**Source of ***n*: The Sample Size

The sample size is designated as *n* and the total population size as *N*. In this context, size means number of elements or units of analysis. Elements may be persons but they could be employees, households, farms, schools, or any other unit. For example, the total population for a study of the value of a city's houses may be the total number of existing houses *N*. A sample would be a smaller number *n* of houses, a subset of the total.

A frequent source cited as authoritative for computing the required sample size for SRS in which a sample mean is used as an estimate of the population mean is William G. Cochran, *Sampling Techniques* 78 (3d ed. 1977). The formula in the textbook simplifies to *n* = *t*2*S*2/*d*2, where *t* is the value 1.96 of the *t*-distribution at the 95% level, *S*2 is the population variance, and *d* is the error tolerance.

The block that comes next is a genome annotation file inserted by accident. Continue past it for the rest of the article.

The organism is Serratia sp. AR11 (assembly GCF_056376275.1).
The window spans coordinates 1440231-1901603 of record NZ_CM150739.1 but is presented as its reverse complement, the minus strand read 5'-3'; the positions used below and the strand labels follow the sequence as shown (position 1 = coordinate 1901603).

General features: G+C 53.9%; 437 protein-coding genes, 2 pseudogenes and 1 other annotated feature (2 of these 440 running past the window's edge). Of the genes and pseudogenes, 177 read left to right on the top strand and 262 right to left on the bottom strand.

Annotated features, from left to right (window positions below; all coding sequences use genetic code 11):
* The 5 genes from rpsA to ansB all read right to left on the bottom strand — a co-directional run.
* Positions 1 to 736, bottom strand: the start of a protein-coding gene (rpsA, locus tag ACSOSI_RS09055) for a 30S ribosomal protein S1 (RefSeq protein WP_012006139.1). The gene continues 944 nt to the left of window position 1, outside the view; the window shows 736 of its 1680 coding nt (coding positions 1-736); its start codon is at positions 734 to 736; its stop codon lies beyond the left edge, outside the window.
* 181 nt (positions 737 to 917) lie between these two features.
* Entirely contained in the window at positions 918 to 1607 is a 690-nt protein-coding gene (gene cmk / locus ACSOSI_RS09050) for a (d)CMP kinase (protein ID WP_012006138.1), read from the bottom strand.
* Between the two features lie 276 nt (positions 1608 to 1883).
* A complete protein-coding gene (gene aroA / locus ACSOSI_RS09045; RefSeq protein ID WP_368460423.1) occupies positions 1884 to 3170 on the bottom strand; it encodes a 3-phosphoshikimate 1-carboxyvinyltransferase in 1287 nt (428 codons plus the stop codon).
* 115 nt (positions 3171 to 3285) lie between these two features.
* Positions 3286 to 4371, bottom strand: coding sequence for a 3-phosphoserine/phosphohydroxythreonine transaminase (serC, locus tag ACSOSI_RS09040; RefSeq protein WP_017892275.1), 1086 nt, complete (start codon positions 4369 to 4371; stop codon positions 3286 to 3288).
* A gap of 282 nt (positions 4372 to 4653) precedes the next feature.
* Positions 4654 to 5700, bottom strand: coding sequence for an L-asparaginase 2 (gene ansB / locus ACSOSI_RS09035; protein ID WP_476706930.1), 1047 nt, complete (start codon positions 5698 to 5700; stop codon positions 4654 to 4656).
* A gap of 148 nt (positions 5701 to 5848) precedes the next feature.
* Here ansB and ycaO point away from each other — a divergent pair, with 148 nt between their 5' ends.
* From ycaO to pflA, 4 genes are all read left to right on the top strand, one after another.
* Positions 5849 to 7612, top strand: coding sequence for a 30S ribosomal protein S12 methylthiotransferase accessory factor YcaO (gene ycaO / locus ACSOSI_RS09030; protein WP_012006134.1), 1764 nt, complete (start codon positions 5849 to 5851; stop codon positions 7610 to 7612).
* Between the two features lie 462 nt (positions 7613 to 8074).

An example of *d* in a wage and hour case could be plus or minus one hour in estimating average overtime for a class of employees. As was the case in *Bell v. Farmers Insurance Exchange*, 9 Cal. Rptr. 3d 544 (Ct. App. 2004), the judge may order the experts to create a sample sufficiently large to enable the estimate of average overtime to be within plus or minus one hour. *S*2, the population variance, is usually unknown. Obviously if *S*2 were known, sampling would not be required.

This complication aside, it is instructive to examine the assumptions behind the formula and the example Cochran presents in order to evaluate whether SRS and the sample size formula are being appropriately applied in a specific legal matter. Cochran's example on page 78 is represented here verbatim: